Theresa Lee

Theresa Lee, 2019 Cohort

Theresa Lee graduated from Eastern Washington University in 2021 with a Major in Criminal Justice, a second major in Psychology, and a minor in sociology. She is interested in studying reentry challenges faced by convicted offenders (see more on her research below). She presented a poster of her research at the American Society of Criminology (ASC) conference with the support of her mentor Dr. Lindsey Upton in the fall of 2019 as well as at the EWU Virtual Symposium in 2020. Theresa completed two summers of EWU McNair Research Internships.


For graduate school, she was accepted into the PhD Program in Sociology at the University of Hawai'i Manoa, the PhD Program in Criminology and Criminal Justice at the University of South Carolina, the Master's Program in Criminology, Law and Justice at the University of Illinois at Chicago, the PhD Program in Sociology at the University of Wisconsin, Milwaukee, and the PhD Program in Sociology at Bowling Greene State University, with full funding, where she plans to attend in Fall 2021.

2019-2020 McNair Faculty Research Mentor: Dr. Lindsey Upton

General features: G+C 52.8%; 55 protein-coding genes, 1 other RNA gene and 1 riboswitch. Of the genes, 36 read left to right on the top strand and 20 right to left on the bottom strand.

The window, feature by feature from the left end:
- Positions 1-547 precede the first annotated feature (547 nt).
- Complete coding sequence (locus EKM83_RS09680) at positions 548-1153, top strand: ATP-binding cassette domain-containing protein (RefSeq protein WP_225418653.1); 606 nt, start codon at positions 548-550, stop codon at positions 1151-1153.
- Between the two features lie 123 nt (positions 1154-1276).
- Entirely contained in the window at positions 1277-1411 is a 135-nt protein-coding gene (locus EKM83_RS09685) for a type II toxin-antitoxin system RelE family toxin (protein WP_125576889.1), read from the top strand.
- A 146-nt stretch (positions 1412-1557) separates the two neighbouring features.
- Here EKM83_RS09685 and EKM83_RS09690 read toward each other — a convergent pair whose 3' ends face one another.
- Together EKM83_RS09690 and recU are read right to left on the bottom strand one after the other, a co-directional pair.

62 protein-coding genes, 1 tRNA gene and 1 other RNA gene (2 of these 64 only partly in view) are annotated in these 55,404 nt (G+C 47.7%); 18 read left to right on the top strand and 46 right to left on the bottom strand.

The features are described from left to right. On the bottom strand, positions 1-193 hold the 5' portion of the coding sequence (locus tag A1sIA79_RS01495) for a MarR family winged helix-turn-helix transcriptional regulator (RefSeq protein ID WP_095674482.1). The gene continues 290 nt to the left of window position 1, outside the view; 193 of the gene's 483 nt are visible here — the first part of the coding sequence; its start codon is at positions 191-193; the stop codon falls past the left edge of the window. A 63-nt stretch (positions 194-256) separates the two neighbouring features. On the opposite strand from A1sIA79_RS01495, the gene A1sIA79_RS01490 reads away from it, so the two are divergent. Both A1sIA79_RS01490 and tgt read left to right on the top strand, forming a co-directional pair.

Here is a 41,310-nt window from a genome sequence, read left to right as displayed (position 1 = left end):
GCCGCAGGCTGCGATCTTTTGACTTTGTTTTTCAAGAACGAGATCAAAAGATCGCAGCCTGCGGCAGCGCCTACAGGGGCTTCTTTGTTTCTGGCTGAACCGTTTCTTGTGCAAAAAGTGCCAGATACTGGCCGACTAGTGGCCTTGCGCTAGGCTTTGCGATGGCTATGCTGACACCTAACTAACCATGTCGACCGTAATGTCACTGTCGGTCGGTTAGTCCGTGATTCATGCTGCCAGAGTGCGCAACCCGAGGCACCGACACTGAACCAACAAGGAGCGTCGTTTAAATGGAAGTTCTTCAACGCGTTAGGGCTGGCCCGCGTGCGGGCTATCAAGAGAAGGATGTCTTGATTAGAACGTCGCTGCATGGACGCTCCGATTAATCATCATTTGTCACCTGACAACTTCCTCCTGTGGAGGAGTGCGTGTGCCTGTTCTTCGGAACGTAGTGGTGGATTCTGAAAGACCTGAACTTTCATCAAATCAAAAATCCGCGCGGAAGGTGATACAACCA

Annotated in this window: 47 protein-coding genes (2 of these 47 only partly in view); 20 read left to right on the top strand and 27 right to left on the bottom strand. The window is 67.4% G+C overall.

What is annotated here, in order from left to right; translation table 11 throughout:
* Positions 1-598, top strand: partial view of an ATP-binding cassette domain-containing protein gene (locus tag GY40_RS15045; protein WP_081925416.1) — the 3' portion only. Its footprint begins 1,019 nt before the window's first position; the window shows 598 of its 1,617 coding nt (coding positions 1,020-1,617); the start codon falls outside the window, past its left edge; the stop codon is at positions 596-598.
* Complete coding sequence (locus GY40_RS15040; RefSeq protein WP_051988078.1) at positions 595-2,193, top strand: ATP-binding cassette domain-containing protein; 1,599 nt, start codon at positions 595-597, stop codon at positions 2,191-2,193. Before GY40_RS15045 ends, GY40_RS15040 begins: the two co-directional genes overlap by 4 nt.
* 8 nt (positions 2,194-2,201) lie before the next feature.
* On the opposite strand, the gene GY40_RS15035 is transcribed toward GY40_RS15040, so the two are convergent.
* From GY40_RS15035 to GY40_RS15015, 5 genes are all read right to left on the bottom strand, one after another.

Research Title: Prisoner Reentry: College Perceptions of Reentry Barriers in a Northwest Community

Presentation Poster

Abstract: The United States has experienced an enormous rise and fall in crime rates, while incarceration rates have continued to soar. One of the many pressing concerns about the era of mass incarceration, especially in times where decriminalization of drug offenses occurs, communities are faced with increases in returning inmates and resources needed for successful reentry. This study is focused on community perceptions of barriers faced regarding incarceration, prisoner reentry, and improving recidivism rates in communities. Qualitative data are collected from interviews and focus groups conducted in an Inland Northwest community, to shed light on the community's perception of barriers to reentry that might interrupt successful reentry for inmates or that may be viewed as more helpful for inmates' successful reentry. This research extends our understanding of community perceptions of barriers faced in interrupting the cycles of incarceration as well as provides an assessment and evaluation of what exists, what is needed, and what has worked in this community. The research has implications for local criminal justice reform efforts to better provide services and resources for returning inmates.